Finally, a word must be said about the support provided by the company. Not only is the staff competent and genuinely helpful, but in addition the programmers are continuously making improvements, both minor and substantive, that are posted (mirabile dictu) with great frequency on their website as free downloads. Recently, at the request of some users, the program added the NET Bible, with its extensive footnotes as well as maps, and made it available as a free addition. A few months ago, a user sent a message to the BWorks list (now changed to wondering whether it might be possible for BW to include a link to the full Liddell-Scott on the Perseus website. Within two or three days the request was granted and the update posted! Now when you right-click on a Greek word (O wondrous right button), one of the options sends you to Perseus, and within seconds you have not only the full LSJ entry, but some additional useful data as well. (This new feature has some disadvantages: you now lose the physical exercise involved in hauling the monster LSJ from the bookcase, the character-building process of flipping page after page until you reach the desired entry, and the opportunity for spiritual suffering as your eye strains to find the definition you're looking for.) Actually, in my opinion, the company pays excessive attention to the comments and suggestions of BW users, who frankly are a spoiled bunch. But since I am one of them, let me here add my own suggestion that greater use be made of keyboard shortcuts, and even the possibility of customizing the keyboard so as to fully exploit the function keys.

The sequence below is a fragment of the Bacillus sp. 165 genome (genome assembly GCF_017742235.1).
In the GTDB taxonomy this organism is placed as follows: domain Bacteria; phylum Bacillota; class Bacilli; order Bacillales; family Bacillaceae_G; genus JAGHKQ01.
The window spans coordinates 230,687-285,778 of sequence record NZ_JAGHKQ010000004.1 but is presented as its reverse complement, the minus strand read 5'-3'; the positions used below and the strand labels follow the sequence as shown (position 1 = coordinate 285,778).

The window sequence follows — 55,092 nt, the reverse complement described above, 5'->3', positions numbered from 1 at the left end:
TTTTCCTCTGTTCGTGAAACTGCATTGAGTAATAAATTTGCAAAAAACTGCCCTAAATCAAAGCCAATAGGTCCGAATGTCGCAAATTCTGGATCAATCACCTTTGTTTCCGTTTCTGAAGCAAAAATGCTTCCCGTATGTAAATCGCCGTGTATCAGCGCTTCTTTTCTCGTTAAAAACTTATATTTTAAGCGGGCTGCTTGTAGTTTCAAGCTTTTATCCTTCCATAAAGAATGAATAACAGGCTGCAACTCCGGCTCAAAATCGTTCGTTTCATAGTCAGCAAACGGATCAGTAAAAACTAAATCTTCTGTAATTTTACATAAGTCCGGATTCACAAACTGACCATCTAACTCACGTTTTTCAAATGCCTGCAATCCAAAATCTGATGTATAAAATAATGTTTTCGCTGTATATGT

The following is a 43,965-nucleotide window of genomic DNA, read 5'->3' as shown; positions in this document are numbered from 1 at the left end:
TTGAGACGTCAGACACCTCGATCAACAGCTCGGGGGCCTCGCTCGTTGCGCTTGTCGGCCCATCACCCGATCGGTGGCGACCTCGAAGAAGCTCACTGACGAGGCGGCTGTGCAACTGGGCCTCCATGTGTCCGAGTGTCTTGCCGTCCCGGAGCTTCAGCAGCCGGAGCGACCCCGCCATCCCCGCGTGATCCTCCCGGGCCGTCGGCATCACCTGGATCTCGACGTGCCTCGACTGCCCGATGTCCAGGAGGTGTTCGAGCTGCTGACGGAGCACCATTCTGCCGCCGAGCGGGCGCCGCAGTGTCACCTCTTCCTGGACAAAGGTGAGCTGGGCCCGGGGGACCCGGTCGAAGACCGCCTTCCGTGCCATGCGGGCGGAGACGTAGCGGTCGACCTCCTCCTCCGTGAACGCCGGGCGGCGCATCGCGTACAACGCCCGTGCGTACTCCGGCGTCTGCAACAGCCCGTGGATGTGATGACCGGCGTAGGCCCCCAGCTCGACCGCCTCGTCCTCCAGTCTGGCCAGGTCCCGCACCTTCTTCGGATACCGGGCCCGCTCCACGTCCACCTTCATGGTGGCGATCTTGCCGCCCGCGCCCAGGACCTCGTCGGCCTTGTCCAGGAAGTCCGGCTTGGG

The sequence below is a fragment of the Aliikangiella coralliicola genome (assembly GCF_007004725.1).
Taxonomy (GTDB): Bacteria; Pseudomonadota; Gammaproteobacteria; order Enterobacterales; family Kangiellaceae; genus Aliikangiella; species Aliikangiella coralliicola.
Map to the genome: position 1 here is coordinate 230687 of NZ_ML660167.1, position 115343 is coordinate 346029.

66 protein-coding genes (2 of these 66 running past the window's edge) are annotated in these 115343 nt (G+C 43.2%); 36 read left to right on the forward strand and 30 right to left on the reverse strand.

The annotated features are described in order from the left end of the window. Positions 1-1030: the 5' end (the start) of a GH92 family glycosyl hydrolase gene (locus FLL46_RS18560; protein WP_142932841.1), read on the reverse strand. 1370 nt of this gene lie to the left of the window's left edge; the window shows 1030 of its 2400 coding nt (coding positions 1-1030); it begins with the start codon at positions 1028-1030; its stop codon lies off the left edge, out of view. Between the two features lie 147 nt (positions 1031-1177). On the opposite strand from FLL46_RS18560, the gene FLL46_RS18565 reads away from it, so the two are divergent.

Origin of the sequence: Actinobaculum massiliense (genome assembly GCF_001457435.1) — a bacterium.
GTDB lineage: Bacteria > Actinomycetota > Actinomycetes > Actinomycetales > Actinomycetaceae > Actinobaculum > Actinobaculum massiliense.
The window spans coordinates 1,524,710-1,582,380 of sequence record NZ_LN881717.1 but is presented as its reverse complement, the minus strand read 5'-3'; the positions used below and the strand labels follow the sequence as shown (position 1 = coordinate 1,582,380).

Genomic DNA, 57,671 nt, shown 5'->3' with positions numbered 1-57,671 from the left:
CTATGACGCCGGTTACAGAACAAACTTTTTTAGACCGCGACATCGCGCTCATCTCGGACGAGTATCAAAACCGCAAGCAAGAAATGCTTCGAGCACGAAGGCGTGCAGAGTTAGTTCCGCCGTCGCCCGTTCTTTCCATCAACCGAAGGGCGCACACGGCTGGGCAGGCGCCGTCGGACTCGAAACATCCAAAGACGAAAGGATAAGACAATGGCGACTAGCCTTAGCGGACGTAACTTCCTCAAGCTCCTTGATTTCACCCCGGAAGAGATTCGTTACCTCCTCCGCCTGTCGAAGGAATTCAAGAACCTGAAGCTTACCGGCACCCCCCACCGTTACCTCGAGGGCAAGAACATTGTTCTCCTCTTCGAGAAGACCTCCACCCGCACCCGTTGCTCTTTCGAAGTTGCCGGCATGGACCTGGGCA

As lengthy as this review is, I have omitted many things (I haven't even mentioned the Greek and Hebrew paradigms, the customizable Vocabulary Flashcard Module, the editable Timeline, the Report Generator, the Synopsis Window, the ability to attach personal notes to chapters or verses, etc.). Of course, all of these resources and features do not settle the question whether BW is appropriate for any particular person. One weakness of the present review is that it does not provide a comparative evaluation. (For a useful comparison of features, see H. Van Dyke Parunak in JETS 46 [2003]: 465-95, although this full-length review is based on version 5 of BW.) For those who are interested only in basic operations and relatively simple lexical searches, getting BW is akin to purchasing a Stealth Fighter to get milk at the Seven Eleven. But for anyone wishing to study the biblical languages in depth, this program is a dream come true.

Dr. Moisés Silva  is currently a writer and editor in Litchfield, Michigan. He previously taught biblical studies at Westmont College, Westminster Theological Seminary, and Gordon-Conwell Theological Seminary.